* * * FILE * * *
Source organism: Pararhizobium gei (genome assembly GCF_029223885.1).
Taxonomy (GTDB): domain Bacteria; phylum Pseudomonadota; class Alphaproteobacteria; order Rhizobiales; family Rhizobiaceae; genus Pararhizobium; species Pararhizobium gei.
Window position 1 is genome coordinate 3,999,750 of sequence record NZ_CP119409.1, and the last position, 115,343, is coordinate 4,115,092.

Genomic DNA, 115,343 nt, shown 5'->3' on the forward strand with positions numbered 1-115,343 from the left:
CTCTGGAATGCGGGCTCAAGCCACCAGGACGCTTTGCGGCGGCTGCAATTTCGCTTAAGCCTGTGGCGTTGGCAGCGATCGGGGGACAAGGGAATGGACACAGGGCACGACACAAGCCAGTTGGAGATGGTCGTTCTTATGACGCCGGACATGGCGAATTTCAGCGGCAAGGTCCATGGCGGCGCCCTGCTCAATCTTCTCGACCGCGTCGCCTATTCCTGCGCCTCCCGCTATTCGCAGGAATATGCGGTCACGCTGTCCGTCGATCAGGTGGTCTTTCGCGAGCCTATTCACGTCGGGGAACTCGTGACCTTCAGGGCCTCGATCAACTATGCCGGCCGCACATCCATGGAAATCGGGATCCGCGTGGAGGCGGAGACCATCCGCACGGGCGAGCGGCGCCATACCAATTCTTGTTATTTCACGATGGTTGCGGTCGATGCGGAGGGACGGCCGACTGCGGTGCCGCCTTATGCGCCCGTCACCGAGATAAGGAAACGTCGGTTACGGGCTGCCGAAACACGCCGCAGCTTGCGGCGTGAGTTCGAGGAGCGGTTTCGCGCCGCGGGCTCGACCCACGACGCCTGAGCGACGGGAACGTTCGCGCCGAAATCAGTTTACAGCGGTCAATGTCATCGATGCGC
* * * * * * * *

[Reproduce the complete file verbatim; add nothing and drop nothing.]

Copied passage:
Source organism: Pararhizobium gei (genome assembly GCF_029223885.1).
Taxonomy (GTDB): domain Bacteria; phylum Pseudomonadota; class Alphaproteobacteria; order Rhizobiales; family Rhizobiaceae; genus Pararhizobium; species Pararhizobium gei.
Window position 1 is genome coordinate 3,999,750 of sequence record NZ_CP119409.1, and the last position, 115,343, is coordinate 4,115,092.

Genomic DNA, 115,343 nt, shown 5'->3' on the forward strand with positions numbered 1-115,343 from the left:
CTCTGGAATGCGGGCTCAAGCCACCAGGACGCTTTGCGGCGGCTGCAATTTCGCTTAAGCCTGTGGCGTTGGCAGCGATCGGGGGACAAGGGAATGGACACAGGGCACGACACAAGCCAGTTGGAGATGGTCGTTCTTATGACGCCGGACATGGCGAATTTCAGCGGCAAGGTCCATGGCGGCGCCCTGCTCAATCTTCTCGACCGCGTCGCCTATTCCTGCGCCTCCCGCTATTCGCAGGAATATGCGGTCACGCTGTCCGTCGATCAGGTGGTCTTTCGCGAGCCTATTCACGTCGGGGAACTCGTGACCTTCAGGGCCTCGATCAACTATGCCGGCCGCACATCCATGGAAATCGGGATCCGCGTGGAGGCGGAGACCATCCGCACGGGCGAGCGGCGCCATACCAATTCTTGTTATTTCACGATGGTTGCGGTCGATGCGGAGGGACGGCCGACTGCGGTGCCGCCTTATGCGCCCGTCACCGAGATAAGGAAACGTCGGTTACGGGCTGCCGAAACACGCCGCAGCTTGCGGCGTGAGTTCGAGGAGCGGTTTCGCGCCGCGGGCTCGACCCACGACGCCTGAGCGACGGGAACGTTCGCGCCGAAATCAGTTTACAGCGGTCAATGTCATCGATGCGC